If my work at community colleges and life as a student has been any indication, many students would not have the resources to be able to take the opportunity offered by this class. Sure, at Denver University, a private college where tuition currently sits at around 15,096 dollars a semester, students might be able to afford a computer with the capabilities necessary to run WoW well enough to play the game. However, if implemented where I live, go to school, and work, I do not believe this would be the case. While many students have laptops, most of them are basic machines that are built with only the bare essentials to utilize programs like Microsoft Office, Facebook (maybe casual games on said website), and content streaming services.


Given these choices, many would take the HP. Credit: Freebies2deals

Predominantly, these are the kinds of computers that are advertised to students by stores like Best Buy: non-gaming computers with no dedicated graphics processor that would barely run the game if at all. One would need to buy a laptop that  costs around $700 to run the game in a way that is playable.  Further, WoW requires its own monetary subscription of $15 a month after you buy the game, which, at this current moment, involves spending at around $40 to purchase the game and the most recent expansion. I would fear that students would not be totally clear on what they would need when signing up for a class like this and then have to drop, leaving them sans an important class for their GE. None of the financial aspects of this endeavor are examined in the paper; the authors only made the point that “WoW has relatively low system requirements.” Send a message to any PC gamer and ask them if playing on the lowest settings makes a game fun to play. The answer you will probably get is:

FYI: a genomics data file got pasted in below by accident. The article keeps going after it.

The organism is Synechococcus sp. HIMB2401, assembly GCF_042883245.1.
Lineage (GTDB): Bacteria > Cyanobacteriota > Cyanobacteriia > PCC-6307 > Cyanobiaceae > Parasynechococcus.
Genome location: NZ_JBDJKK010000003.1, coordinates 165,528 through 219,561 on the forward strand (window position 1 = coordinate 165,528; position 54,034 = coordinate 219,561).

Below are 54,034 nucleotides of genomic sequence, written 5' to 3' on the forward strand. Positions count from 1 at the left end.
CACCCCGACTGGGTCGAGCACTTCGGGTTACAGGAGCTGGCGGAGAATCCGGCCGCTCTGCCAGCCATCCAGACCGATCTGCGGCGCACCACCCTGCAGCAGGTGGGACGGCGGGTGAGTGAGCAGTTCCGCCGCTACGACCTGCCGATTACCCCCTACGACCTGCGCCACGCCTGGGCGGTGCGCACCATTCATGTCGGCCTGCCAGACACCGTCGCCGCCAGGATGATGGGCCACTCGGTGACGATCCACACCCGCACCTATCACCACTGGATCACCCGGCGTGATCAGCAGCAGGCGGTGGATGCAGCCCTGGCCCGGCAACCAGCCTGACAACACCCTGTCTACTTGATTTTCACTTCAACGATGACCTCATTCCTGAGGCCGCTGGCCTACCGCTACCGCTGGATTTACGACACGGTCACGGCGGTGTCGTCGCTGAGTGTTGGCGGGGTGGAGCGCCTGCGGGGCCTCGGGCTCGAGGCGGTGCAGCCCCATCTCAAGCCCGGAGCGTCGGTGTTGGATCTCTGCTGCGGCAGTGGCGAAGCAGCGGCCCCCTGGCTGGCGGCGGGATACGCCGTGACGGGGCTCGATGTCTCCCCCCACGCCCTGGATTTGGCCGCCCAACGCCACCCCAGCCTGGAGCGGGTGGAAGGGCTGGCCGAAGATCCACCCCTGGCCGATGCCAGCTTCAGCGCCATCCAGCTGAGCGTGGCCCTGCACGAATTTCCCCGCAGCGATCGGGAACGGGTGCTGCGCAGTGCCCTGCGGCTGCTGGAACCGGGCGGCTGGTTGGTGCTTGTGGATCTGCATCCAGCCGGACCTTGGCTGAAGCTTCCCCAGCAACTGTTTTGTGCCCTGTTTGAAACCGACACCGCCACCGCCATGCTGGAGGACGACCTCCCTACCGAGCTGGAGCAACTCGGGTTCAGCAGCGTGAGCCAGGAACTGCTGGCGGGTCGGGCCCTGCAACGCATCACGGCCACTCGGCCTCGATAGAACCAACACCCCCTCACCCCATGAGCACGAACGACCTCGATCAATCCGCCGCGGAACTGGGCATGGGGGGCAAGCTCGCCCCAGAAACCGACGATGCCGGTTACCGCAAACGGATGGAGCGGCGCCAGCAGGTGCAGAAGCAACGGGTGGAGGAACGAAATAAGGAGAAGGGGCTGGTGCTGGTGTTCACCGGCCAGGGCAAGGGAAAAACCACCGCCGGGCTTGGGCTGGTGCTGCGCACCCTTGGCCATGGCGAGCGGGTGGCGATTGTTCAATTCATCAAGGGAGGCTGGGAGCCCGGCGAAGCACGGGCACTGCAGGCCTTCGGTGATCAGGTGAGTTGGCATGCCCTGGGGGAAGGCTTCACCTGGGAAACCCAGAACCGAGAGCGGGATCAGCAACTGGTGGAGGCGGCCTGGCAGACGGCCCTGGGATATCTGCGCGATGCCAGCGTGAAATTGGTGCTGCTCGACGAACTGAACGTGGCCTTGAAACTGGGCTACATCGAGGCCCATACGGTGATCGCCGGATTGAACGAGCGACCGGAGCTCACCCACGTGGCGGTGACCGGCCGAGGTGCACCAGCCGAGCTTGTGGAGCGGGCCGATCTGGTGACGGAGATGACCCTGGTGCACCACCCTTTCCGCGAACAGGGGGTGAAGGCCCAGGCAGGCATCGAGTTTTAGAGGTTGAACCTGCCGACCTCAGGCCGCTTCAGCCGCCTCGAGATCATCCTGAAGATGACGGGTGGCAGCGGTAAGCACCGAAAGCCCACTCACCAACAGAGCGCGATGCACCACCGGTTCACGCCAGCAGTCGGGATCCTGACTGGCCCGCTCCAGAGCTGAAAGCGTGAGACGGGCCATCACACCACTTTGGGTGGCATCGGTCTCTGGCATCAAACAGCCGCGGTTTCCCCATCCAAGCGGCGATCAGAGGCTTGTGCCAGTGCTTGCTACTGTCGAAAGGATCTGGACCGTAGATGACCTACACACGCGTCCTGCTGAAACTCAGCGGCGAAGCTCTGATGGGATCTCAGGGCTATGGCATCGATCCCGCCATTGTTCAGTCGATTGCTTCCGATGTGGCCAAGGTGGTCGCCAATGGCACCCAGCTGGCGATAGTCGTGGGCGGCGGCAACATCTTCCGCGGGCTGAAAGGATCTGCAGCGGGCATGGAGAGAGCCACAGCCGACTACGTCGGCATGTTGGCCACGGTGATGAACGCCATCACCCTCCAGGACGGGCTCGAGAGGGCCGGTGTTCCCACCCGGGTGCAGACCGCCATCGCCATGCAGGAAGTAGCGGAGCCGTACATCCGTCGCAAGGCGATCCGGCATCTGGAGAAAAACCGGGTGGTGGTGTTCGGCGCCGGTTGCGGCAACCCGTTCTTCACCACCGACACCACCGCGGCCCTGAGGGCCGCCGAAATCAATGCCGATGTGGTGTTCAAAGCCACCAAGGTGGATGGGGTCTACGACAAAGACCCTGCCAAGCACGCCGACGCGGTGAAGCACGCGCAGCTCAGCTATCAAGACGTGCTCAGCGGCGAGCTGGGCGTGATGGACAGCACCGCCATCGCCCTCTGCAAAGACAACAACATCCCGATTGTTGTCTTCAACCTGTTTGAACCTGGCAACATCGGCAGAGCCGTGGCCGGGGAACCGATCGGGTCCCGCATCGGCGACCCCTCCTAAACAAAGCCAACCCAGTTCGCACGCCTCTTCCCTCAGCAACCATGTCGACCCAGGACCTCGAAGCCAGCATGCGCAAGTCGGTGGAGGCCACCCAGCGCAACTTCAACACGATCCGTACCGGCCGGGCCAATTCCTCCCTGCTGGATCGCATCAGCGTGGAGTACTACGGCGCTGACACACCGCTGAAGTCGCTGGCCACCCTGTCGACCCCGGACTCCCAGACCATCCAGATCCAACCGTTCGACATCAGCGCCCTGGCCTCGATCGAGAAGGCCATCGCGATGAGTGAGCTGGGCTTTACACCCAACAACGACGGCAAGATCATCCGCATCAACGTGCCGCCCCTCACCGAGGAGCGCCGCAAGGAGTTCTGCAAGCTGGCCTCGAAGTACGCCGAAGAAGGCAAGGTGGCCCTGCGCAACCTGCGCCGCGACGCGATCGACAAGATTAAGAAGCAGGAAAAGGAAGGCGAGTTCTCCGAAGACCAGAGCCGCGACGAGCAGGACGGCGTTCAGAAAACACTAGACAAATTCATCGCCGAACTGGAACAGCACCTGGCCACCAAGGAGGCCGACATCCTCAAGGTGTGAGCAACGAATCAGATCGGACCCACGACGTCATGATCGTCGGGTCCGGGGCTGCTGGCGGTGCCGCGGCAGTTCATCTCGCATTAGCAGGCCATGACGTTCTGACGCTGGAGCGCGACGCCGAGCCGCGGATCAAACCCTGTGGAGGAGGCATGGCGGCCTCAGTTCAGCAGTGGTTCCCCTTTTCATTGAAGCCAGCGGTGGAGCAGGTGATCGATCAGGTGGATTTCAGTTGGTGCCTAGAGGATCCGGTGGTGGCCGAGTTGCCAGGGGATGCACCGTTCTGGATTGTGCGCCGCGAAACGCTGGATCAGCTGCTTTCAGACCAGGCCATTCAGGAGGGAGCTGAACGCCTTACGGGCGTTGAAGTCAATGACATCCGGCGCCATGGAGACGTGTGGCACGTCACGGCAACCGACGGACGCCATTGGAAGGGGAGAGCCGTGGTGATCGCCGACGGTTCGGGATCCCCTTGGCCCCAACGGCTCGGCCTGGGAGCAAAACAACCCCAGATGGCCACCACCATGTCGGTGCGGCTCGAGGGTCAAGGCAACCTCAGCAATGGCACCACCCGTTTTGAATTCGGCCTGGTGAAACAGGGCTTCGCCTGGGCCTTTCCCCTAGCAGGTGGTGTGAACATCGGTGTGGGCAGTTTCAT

This class concept is not feasible or accessible to the larger student population of an American college campus, especially community colleges.

I would also question a student’s time dedication to be able to participate in this class. Unless you are already an avid WoW player, which the paper identifies is not required, there is a huge amount of time that a player must commit to gain expertise in any aspect of the game without putting in a significant amount of research on other websites (and I would argue that both of these are required to be able to contribute to a wiki or make a guide on the game). For some students, playing the game might take far in excess of the expected time, and, even then, I would be concerned how much time would be required to play the game in addition to time spent doing the various class writing assignments. Leveling a character, finding and immersing oneself in a guild, leveling a profession, and learning how the mechanics of the game work take hours upon hours of play and research even in the current version of the game which is MUCH simpler than it was in 2008 when this article was published. Most active guilds will not look at you twice if you are not at or near max level and player interaction is minimal outside of a guild. In addition, you just do not learn enough about the game or its community at low levels.


 time played

This is my most recent character and I have not even gotten him to max level.

And I sort of know what I am doing half the time.